Two Lesbian Teens Shot in Texas Park

Breaking news from Texas. Mollie Olgin, 19, and Mary Chapa, 18, were found with gunshot wounds to the head. Olgin died from her wound, and Chapa is in stable, but serious condition.

Portland Police Chief, Randy Wright, said the indications are a third party was involved, and that it did not seem random.
Friends of the girls are shocked, saying the two were kind and innocent, and no one had ever given them trouble because of their relationship.
Hate crime? We just don’t know. Bullycide? Again, we just don’t know.

Bus Monitor Bullied

First we saw the viral video of school bus monitor Karen Klein being bullied on the bus by middle school boys, and it rang a few bells with people.

Next we heard of generous donations pouring in to help give poor Karen Klein a vacation. The original goal was $5,000 – a respectable amount for a public school employee whose yearly salary is $15,000.

Then the donations poured in and the next day the total was a whopping $30,000! And the latest I hear put the final figure at $540,000!! Eleven times the original goal, and a cool half million dollars. I’m sure the poor bus monitor couldn’t have imagined such an outpouring of support that humiliating day on the bus.

The bullies have since apologized for their shocking behavior, and rightfully so. They should also have to do some kind of community service, but that’s just my opinion.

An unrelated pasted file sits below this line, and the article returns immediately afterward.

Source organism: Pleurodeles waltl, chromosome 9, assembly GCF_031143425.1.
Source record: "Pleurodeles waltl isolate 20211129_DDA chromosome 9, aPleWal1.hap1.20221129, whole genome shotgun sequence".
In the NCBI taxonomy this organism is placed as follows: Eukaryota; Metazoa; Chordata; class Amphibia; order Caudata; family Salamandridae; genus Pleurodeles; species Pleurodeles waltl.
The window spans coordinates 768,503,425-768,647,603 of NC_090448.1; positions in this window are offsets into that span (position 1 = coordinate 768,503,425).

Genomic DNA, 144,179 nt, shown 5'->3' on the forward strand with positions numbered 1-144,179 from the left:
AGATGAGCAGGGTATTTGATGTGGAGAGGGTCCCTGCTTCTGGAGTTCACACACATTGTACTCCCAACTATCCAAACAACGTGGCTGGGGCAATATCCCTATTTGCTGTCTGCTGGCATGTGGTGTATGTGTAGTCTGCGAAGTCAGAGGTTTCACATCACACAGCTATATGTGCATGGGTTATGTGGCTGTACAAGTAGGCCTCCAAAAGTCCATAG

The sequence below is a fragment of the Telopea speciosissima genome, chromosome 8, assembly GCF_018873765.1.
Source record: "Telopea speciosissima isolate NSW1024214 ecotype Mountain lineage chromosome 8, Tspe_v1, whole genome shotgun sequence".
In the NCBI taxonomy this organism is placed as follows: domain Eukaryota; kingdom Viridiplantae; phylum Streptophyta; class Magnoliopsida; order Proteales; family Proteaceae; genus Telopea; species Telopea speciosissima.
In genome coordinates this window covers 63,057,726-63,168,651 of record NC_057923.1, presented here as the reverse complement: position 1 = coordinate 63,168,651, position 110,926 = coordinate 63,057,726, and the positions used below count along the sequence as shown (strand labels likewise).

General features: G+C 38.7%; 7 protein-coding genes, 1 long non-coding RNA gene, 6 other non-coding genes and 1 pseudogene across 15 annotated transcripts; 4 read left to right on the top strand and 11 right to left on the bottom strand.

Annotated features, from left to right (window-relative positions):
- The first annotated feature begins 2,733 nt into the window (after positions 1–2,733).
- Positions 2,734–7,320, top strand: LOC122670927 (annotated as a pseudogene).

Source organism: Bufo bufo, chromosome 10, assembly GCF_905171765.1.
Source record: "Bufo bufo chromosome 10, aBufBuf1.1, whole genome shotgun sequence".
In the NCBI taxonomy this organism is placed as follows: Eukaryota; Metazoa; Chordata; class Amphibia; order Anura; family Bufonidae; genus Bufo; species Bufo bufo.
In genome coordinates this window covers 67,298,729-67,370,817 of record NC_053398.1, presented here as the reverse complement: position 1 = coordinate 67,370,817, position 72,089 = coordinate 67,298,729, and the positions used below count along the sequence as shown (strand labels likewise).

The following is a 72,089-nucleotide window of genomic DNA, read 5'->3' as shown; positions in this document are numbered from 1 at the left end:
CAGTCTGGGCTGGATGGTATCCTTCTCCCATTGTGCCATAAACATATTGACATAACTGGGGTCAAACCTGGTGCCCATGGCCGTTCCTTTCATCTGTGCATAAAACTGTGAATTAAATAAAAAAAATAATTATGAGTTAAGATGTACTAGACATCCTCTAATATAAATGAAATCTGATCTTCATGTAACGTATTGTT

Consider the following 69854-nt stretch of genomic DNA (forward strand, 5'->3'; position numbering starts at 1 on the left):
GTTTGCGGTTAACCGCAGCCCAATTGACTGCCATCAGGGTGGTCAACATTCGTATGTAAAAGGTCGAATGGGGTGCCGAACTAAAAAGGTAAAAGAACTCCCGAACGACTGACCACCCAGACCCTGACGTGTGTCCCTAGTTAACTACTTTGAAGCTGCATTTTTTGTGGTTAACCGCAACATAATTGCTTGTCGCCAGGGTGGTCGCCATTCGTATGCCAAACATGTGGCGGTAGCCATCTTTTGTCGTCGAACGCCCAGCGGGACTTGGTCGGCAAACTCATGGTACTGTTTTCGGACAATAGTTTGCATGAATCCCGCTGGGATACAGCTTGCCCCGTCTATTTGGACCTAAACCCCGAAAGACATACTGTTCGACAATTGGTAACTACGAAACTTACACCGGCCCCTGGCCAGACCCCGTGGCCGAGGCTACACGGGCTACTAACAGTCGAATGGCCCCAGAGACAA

Now the conversation is turning to the plight of teachers and principals in this day of cyber bullying. And about time, too!

I’m very happy things worked out so well for Mrs. Klein. I wish her only good things in her future.

And I wish the same sort of successful outcome for all bullying victims – whether their torment becomes a viral video, or not.

The Boxer Rebellion is now in PRINT.

Praise for 


“If you breathe, this book is for you! If you have children this book is an eye-opener to their everyday world! If you are a child in school, this book will show you that you are not alone!”

“The characters are so well developed you find yourself grinding your teeth or wanting to give a high-five to the first person you see. The book got my attention and will have you laughing your butt off…. and crying.”


Due to popular demand we are proud to announce that The Boxer Rebellion is now available in a paperback version.

Click on the book and it will magically transport you…


It’s June – the gayest month of the year! Pride events are already springing up across our great nation with rainbows flying proudly. Families are bringing picnics, musicians are performing in the open air. Booths, displays and giveaways give free information and entertainment to the LGBT community. Children have their faces painted, pretty beads and balloons are everywhere. People stroll in public parks and down public streets holding hands or even kissing. And nobody has to hide. There is no shame allowed. That’s why it’s called PRIDE, by the way.